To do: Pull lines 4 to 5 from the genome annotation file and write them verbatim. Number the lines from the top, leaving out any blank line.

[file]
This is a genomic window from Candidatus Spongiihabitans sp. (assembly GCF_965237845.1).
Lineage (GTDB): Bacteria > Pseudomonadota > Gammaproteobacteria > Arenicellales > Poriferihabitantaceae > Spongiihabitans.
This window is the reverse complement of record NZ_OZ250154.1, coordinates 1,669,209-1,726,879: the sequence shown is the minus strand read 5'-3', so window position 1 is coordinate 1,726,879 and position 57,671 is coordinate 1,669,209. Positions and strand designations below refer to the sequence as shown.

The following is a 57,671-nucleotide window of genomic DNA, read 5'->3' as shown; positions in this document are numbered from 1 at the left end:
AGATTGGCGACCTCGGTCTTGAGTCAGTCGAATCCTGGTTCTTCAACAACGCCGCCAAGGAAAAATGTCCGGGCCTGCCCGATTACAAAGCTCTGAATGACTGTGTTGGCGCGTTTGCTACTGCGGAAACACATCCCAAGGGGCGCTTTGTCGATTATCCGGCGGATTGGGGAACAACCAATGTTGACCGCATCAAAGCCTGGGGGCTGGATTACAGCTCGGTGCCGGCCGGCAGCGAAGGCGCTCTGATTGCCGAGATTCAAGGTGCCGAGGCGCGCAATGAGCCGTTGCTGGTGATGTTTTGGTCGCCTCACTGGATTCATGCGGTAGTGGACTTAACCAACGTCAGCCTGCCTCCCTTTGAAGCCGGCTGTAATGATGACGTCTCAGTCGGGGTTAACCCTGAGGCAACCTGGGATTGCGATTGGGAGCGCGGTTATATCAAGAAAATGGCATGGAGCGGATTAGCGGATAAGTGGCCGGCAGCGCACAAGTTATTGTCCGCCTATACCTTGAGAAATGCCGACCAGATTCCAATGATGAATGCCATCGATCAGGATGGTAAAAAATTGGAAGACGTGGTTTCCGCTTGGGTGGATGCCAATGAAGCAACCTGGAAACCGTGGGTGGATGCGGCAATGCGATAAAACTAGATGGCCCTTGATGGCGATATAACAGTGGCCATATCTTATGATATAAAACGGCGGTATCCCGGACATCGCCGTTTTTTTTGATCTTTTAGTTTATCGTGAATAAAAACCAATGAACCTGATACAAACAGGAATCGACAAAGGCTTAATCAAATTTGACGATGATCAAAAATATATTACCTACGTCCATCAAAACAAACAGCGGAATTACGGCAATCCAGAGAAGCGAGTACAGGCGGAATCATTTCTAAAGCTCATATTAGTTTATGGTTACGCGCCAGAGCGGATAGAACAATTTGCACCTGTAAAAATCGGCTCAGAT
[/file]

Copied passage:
The following is a 57,671-nucleotide window of genomic DNA, read 5'->3' as shown; positions in this document are numbered from 1 at the left end:
AGATTGGCGACCTCGGTCTTGAGTCAGTCGAATCCTGGTTCTTCAACAACGCCGCCAAGGAAAAATGTCCGGGCCTGCCCGATTACAAAGCTCTGAATGACTGTGTTGGCGCGTTTGCTACTGCGGAAACACATCCCAAGGGGCGCTTTGTCGATTATCCGGCGGATTGGGGAACAACCAATGTTGACCGCATCAAAGCCTGGGGGCTGGATTACAGCTCGGTGCCGGCCGGCAGCGAAGGCGCTCTGATTGCCGAGATTCAAGGTGCCGAGGCGCGCAATGAGCCGTTGCTGGTGATGTTTTGGTCGCCTCACTGGATTCATGCGGTAGTGGACTTAACCAACGTCAGCCTGCCTCCCTTTGAAGCCGGCTGTAATGATGACGTCTCAGTCGGGGTTAACCCTGAGGCAACCTGGGATTGCGATTGGGAGCGCGGTTATATCAAGAAAATGGCATGGAGCGGATTAGCGGATAAGTGGCCGGCAGCGCACAAGTTATTGTCCGCCTATACCTTGAGAAATGCCGACCAGATTCCAATGATGAATGCCATCGATCAGGATGGTAAAAAATTGGAAGACGTGGTTTCCGCTTGGGTGGATGCCAATGAAGCAACCTGGAAACCGTGGGTGGATGCGGCAATGCGATAAAACTAGATGGCCCTTGATGGCGATATAACAGTGGCCATATCTTATGATATAAAACGGCGGTATCCCGGACATCGCCGTTTTTTTTGATCTTTTAGTTTATCGTGAATAAAAACCAATGAACCTGATACAAACAGGAATCGACAAAGGCTTAATCAAATTTGACGATGATCAAAAATATATTACCTACGTCCATCAAAACAAACAGCGGAATTACGGCAATCCAGAGAAGCGAGTACAGGCGGAATCATTTCTAAAGCTCATATTAGTTTATGGTTACGCGCCAGAGCGGATAGAACAATTTGCACCTGTAAAAATCGGCTCAGAT